Race for the Cure?
Posted on February 2, 2012
“Come on John. You are coming with me.”
The raspy voice belonged to Corinne Michel, the wife of House Minority Leader Robert Michel, and probably one of the nicest people of I have ever met.
Mrs. Michel, an avid smoker, had a wry sense of humor and very level head. The mother of four grown (and successful kids) and the wife of one of the most powerful men in Washington, Corinne could spot bullshit from a mile away.
I think she was getting a kick out of taking me out of the Capitol building and bringing me to my first (and so far in my life my only) visit to the Vice President’s residence.
I wasn’t exactly clear why we were going, but it had something to do with a woman from Peoria who died of breast cancer. We arrived at the residence, and I walked into a nicely appointed room filled with very imposing and somewhat intimidating group of professional women.
I was the only man in the room. Mrs. Michel smiled and introduced me to the Vice President’s wife. “Hello Marilyn,” she said, “This is John Feehery.” I shook her hand and Marilyn Quayle smiled. “He’s one of our top interns.” The smile disappeared and Quayle abruptly turned away and talked to somebody else.
Mrs. Michel laughed. I thought to myself about Mrs. Quayle, “what a bitch,” but, of course, I didn’t say anything.
Gathered together were the power ladies of Washington, and they were busy organizing a 5k race to raise money for the Susan Komen Foundation. Komen was from Peoria, and she had been diagnosed with cancer at age 33 and died at age 36, far too young to be taken from the earth.
Komen’s sister, Nancy Brinker, had promised that she would do everything she could to find a cure for breast cancer, and Brinker believed that by having a road race on Pennsylvania Avenue, which included celebrities like Marilyn Quayle and the Vice President, it could draw more awareness to the foundation and to the disease.
Brinker had started the foundation in Dallas 7 years before, and had been successful there, but wanted to take the show on the road. Washington was an important place to expand the race to, and I have been invited by Mrs. Michel to participate in the planning meeting to make the Washington D.C. race successful.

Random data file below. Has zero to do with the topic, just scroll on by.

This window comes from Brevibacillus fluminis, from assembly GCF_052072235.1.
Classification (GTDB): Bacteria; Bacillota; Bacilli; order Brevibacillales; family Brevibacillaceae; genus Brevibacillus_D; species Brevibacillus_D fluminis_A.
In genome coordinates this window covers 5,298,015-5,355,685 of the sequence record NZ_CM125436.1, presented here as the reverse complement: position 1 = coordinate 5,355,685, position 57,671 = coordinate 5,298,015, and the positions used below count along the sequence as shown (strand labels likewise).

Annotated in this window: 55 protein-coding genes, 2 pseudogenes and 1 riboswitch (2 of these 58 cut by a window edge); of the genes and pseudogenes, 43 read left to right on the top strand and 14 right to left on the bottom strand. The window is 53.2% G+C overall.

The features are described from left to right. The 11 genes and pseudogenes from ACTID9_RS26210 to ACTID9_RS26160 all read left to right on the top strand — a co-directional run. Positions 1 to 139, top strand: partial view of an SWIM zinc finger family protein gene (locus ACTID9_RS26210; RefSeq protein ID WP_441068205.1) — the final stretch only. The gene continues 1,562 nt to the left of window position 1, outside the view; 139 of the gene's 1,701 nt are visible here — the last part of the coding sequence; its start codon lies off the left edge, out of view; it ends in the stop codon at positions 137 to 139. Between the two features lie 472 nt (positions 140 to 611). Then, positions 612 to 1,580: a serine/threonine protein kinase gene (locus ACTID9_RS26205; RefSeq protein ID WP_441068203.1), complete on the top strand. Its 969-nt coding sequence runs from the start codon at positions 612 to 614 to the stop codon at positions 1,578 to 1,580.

When you are a 25-year-old guy surrounded by a bunch of power women dressed in power suits, talking about their power relationships, and flaunting their power rings, you keep your mouth shut. And that is exactly what I did.
23 years later, the Susan Komen foundation is ubiquitous. It runs ads on television to help raise money. It has races, walks, bike rides and a bunch of other programs. And apparently it has been so successful in raising money; it can give some of that money away to other organizations.
One group that apparently used to get money from the Susan Komen Foundation is Planned Parenthood. Those donations have stopped this week, and it has caused quite a stink with a bunch of women who fervently believe in the right to have an abortion.
I, for the life of me, don’t understand what Planned Parenthood has to do with the original purpose of the Susan Komen Foundation, which I thought was to find a cure for breast cancer.
But I am not going to wade into that fight. That lesson I learned about keeping my mouth shut at the original Washington meeting of the Komen Foundation when a bunch of powerful women are engaged in a conversation, has stayed with me.
I would say that how the Foundation handled both the announcement and then the subsequent controversy is a perfect example of how not to do crisis communications. It seems that if a huge percentage of your most active participants and fundraisers are pro-choice females, you might want to be careful on how you announce a plan to cut off funding with Planned Parenthood.
They weren’t that careful and now they are facing heat from their biggest supporters.
As it usually goes in Washington, we now have a partisan fight on a subject that should united just about everybody. And that is pretty sad.